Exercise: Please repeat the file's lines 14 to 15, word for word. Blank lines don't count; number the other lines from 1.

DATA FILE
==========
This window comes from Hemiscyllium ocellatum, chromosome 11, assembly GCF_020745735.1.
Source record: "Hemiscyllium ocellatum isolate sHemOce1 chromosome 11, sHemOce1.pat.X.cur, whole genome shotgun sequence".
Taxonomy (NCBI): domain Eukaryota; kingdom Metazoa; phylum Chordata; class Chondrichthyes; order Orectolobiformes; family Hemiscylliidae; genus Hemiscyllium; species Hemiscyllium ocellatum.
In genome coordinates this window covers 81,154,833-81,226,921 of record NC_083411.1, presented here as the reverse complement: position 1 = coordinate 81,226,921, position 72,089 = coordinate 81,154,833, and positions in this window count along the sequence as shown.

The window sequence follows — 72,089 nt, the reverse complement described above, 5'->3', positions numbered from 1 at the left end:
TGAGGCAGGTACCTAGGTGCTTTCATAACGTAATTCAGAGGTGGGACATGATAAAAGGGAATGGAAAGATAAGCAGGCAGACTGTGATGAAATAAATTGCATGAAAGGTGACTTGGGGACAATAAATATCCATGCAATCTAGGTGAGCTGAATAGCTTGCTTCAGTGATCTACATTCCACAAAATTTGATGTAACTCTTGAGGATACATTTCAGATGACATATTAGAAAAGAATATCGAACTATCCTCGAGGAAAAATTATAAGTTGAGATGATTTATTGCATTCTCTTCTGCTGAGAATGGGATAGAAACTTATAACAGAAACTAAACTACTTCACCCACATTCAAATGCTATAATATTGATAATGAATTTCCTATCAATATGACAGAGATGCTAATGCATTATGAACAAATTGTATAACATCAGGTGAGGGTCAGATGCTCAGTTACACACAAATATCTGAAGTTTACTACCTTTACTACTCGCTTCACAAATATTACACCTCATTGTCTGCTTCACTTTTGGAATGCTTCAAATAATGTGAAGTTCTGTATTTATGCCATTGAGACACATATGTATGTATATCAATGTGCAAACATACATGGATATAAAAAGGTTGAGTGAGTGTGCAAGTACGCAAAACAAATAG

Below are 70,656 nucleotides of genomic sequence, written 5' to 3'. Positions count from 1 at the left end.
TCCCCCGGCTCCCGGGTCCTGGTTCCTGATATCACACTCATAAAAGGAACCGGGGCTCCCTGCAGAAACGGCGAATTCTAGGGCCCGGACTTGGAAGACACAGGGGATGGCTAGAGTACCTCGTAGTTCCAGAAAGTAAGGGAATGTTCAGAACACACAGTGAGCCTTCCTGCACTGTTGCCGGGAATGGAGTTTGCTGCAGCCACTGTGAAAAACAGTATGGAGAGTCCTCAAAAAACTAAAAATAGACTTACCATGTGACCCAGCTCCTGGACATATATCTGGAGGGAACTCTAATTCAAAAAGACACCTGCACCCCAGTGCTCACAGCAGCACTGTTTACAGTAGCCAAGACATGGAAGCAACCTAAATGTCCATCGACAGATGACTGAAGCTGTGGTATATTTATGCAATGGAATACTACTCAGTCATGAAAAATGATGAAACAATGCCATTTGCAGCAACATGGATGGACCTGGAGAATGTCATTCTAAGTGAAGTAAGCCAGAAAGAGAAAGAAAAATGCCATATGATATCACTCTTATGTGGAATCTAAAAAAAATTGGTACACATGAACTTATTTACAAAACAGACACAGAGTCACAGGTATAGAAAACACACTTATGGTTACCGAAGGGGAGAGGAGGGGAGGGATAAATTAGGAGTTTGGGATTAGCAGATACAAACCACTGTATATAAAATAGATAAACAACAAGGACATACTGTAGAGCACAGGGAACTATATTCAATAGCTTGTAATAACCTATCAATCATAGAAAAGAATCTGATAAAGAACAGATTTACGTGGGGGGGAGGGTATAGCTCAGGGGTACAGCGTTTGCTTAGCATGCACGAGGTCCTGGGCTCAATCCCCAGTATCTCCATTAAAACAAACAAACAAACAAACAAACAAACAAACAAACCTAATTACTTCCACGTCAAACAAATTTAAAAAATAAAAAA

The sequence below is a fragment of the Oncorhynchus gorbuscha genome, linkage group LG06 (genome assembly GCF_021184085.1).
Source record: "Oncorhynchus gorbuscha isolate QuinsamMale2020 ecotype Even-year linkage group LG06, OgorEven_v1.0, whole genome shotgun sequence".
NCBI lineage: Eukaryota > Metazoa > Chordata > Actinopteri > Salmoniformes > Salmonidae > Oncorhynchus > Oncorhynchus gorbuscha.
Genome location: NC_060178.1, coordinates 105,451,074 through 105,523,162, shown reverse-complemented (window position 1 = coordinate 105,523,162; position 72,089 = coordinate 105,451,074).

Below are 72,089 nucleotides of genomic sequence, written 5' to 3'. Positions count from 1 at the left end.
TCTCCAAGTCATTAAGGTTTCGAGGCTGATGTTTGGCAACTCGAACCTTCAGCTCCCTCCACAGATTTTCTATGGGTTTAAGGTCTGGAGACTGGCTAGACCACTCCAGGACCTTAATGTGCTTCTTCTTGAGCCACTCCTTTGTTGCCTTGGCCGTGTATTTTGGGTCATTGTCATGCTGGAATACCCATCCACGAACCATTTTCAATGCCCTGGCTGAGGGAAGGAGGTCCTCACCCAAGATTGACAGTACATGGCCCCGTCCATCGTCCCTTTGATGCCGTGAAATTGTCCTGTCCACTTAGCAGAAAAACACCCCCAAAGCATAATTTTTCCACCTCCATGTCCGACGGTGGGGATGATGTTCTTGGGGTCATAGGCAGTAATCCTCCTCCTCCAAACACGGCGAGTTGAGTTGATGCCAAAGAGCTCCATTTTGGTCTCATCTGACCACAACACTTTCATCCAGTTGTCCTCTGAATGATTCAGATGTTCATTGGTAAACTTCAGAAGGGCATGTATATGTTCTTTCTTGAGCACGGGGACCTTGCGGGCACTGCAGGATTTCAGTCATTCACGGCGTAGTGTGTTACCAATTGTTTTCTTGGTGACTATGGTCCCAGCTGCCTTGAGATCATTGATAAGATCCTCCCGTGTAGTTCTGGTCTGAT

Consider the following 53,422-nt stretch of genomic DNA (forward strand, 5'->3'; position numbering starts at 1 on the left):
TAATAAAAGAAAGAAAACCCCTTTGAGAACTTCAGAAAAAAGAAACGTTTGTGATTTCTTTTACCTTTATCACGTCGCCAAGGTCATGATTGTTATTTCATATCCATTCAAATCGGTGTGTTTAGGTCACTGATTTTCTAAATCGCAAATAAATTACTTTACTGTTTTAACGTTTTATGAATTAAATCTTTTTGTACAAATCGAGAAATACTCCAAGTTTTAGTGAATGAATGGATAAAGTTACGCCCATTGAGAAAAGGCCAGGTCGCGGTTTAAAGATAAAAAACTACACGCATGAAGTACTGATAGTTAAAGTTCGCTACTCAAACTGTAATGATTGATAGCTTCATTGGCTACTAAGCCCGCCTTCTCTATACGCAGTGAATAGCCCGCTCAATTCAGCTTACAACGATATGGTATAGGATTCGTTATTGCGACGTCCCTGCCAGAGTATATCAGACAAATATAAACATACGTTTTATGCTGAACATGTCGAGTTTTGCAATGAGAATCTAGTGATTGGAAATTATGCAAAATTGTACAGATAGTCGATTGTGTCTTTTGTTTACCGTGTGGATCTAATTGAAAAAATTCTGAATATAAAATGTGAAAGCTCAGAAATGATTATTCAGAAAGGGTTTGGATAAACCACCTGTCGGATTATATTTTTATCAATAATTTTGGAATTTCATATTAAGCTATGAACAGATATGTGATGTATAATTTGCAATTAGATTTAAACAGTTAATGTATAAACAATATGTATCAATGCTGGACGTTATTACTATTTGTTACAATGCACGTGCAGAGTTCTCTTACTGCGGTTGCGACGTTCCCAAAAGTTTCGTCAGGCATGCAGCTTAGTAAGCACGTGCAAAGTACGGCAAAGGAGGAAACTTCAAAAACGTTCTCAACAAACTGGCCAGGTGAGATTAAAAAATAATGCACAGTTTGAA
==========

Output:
TCTCCAAGTCATTAAGGTTTCGAGGCTGATGTTTGGCAACTCGAACCTTCAGCTCCCTCCACAGATTTTCTATGGGTTTAAGGTCTGGAGACTGGCTAGACCACTCCAGGACCTTAATGTGCTTCTTCTTGAGCCACTCCTTTGTTGCCTTGGCCGTGTATTTTGGGTCATTGTCATGCTGGAATACCCATCCACGAACCATTTTCAATGCCCTGGCTGAGGGAAGGAGGTCCTCACCCAAGATTGACAGTACATGGCCCCGTCCATCGTCCCTTTGATGCCGTGAAATTGTCCTGTCCACTTAGCAGAAAAACACCCCCAAAGCATAATTTTTCCACCTCCATGTCCGACGGTGGGGATGATGTTCTTGGGGTCATAGGCAGTAATCCTCCTCCTCCAAACACGGCGAGTTGAGTTGATGCCAAAGAGCTCCATTTTGGTCTCATCTGACCACAACACTTTCATCCAGTTGTCCTCTGAATGATTCAGATGTTCATTGGTAAACTTCAGAAGGGCATGTATATGTTCTTTCTTGAGCACGGGGACCTTGCGGGCACTGCAGGATTTCAGTCATTCACGGCGTAGTGTGTTACCAATTGTTTTCTTGGTGACTATGGTCCCAGCTGCCTTGAGATCATTGATAAGATCCTCCCGTGTAGTTCTGGTCTGAT

Consider the following 53,422-nt stretch of genomic DNA (forward strand, 5'->3'; position numbering starts at 1 on the left):